Actor Julian Sands Foreshadowed His Own Death Climbing Mountains In His Last Interview
VENICE, ITALY - SEPTEMBER 03: Julian Sands attends "The Painted Bird" photocall during the 76th Venice Film Festival on September 03, 2019 in Venice, Italy. (Photo by Franco Origlia/Getty Images)
Franco Origlia/Getty Images

Actor Julian Sands eerily foreshadowed his own death, while hiking in the treacherous mountains near Los Angeles, during the last interview he gave prior to his disappearance in mid-January.

The 65-year-old actor, an experienced climber, went missing on January 13 after telling friends and family that he would be climbing at Mt. Baldy in Southern California. He was confirmed dead last week after human remains discovered in the area a few days earlier were positively identified.

In his last interview, published in the latest issue of the U.K.’s Radio Times, Sands described climbing as sort of a life-affirming challenge. Calling it “solace and a sort of existentialist self-negation, but equally a self-affirmation,” he went on to say, “If you can deal with dangerous mountains, you can certainly deal with life as an actor — the two are quite complementary.”

Sands went on to say that, over the years, some of his friends had given up on the pastime — some blaming climate change for the terrain changing over time and becoming more treacherous, and others simply saying that the complications that came with age made it impossible for them to keep up.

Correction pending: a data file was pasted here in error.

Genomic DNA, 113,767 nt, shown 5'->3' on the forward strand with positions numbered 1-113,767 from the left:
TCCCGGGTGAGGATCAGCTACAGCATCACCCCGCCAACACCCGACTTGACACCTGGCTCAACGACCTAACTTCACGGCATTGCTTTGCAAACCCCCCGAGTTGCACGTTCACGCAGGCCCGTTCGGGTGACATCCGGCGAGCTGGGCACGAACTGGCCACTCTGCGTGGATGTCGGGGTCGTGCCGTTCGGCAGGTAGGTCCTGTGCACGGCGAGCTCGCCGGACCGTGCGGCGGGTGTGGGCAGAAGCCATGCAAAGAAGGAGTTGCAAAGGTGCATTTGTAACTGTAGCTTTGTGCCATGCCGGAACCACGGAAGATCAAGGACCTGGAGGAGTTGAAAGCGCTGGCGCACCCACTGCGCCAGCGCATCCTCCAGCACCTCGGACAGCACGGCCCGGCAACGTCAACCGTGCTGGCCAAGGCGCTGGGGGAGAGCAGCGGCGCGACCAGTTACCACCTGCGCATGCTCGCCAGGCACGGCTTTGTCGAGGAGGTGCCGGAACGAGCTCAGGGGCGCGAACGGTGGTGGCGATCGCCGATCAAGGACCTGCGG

“Pals I used to climb with have stopped going to the mountains, partly because they find, with climate change, the rock faces have become much more unstable, partly, it’s age,” Sands explained. “If you don’t really have the desire, the focus for climbing a route, if you’re not absolutely committed, it becomes much more dangerous and it’s a much more deflating experience.”

The “Room With a View” actor concluded with the acknowledgment that every time he went out, he was embarking on an adventure that could potentially claim his life.


“I’ve found spooky things on mountains, when you know you’re in a place where many people have lost their lives, whether it be on the Eiger or in the Andes. You may be confronted with human remains and that can be chilling,” he said. “It’s not necessarily supernatural, it’s possibly all too natural — what I would call hypernatural. You’re in the presence of big nature and big nature is revealing itself in all its power. It can take us over a threshold of hypersensitivity into a realm of natural forces.”

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